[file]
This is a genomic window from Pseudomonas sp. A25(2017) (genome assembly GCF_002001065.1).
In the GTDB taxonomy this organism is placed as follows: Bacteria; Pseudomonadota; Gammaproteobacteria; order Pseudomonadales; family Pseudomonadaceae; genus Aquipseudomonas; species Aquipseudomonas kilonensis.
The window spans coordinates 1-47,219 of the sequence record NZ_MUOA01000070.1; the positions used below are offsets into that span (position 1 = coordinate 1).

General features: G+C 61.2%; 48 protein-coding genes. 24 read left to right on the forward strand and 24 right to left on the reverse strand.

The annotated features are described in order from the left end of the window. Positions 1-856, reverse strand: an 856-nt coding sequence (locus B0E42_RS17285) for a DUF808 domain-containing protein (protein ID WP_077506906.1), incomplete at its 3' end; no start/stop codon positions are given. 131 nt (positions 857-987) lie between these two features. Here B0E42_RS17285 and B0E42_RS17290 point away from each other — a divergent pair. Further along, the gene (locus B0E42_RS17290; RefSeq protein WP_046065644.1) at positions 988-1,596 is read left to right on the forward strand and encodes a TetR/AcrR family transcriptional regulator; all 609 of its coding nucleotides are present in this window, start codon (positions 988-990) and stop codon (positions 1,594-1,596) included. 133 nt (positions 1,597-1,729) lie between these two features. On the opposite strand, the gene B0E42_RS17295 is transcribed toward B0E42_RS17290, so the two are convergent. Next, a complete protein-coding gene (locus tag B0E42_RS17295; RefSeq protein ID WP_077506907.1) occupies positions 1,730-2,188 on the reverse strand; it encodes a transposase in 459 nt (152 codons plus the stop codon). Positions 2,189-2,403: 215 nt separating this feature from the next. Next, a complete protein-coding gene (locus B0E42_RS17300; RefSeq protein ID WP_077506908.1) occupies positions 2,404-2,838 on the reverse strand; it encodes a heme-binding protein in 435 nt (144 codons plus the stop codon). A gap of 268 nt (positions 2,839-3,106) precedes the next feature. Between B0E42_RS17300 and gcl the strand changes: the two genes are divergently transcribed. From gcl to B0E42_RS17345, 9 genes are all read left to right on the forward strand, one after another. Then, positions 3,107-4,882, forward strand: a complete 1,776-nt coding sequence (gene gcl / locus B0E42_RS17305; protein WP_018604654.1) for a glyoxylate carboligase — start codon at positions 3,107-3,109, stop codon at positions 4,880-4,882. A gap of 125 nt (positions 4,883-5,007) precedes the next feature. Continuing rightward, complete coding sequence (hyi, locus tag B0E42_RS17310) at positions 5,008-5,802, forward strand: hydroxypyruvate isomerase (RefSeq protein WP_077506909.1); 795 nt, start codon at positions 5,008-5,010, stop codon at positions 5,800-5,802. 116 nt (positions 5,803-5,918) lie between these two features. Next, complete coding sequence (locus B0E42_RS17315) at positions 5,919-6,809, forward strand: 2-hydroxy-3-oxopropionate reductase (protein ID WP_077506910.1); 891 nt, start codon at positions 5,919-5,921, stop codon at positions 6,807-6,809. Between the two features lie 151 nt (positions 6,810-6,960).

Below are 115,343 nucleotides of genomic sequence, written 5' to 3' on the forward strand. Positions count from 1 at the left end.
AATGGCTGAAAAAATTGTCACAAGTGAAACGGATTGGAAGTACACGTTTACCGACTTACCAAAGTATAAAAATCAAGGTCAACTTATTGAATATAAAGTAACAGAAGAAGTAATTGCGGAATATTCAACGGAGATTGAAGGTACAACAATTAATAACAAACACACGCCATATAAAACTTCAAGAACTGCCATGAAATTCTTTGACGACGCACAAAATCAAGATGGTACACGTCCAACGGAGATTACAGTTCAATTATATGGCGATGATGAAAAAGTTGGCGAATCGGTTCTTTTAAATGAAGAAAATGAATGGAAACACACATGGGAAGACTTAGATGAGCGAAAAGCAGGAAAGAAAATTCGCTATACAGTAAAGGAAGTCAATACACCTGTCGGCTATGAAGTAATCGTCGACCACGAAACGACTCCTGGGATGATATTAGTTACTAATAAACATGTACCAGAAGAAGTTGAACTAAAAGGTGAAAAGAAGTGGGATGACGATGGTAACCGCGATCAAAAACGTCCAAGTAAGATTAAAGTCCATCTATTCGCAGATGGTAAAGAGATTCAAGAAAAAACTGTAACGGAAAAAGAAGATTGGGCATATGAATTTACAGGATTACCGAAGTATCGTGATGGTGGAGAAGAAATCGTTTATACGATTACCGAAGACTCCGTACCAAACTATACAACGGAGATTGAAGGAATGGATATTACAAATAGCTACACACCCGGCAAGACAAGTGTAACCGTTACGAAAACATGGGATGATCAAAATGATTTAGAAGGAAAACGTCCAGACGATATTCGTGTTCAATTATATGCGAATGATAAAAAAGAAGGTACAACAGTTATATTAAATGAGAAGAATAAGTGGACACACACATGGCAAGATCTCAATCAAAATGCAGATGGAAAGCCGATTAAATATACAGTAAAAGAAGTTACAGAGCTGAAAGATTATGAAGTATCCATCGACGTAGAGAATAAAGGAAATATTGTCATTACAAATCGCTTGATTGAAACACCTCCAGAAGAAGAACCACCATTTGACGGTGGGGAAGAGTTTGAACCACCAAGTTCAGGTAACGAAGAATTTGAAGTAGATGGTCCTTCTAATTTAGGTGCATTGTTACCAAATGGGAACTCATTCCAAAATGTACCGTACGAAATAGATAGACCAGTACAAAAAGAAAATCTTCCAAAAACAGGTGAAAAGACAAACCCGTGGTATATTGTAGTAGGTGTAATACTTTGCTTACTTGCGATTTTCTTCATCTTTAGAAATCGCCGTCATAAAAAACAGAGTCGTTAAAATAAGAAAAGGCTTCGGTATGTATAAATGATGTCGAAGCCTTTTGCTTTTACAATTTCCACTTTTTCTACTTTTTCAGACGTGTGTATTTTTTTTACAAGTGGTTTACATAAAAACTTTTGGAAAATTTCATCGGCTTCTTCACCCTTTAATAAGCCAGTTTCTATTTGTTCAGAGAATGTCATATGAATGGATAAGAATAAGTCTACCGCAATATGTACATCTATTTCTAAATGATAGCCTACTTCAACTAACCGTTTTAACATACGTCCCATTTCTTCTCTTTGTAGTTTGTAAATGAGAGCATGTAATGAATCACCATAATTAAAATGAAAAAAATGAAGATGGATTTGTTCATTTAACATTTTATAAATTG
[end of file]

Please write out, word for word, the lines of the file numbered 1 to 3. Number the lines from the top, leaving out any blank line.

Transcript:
This is a genomic window from Pseudomonas sp. A25(2017) (genome assembly GCF_002001065.1).
In the GTDB taxonomy this organism is placed as follows: Bacteria; Pseudomonadota; Gammaproteobacteria; order Pseudomonadales; family Pseudomonadaceae; genus Aquipseudomonas; species Aquipseudomonas kilonensis.
The window spans coordinates 1-47,219 of the sequence record NZ_MUOA01000070.1; the positions used below are offsets into that span (position 1 = coordinate 1).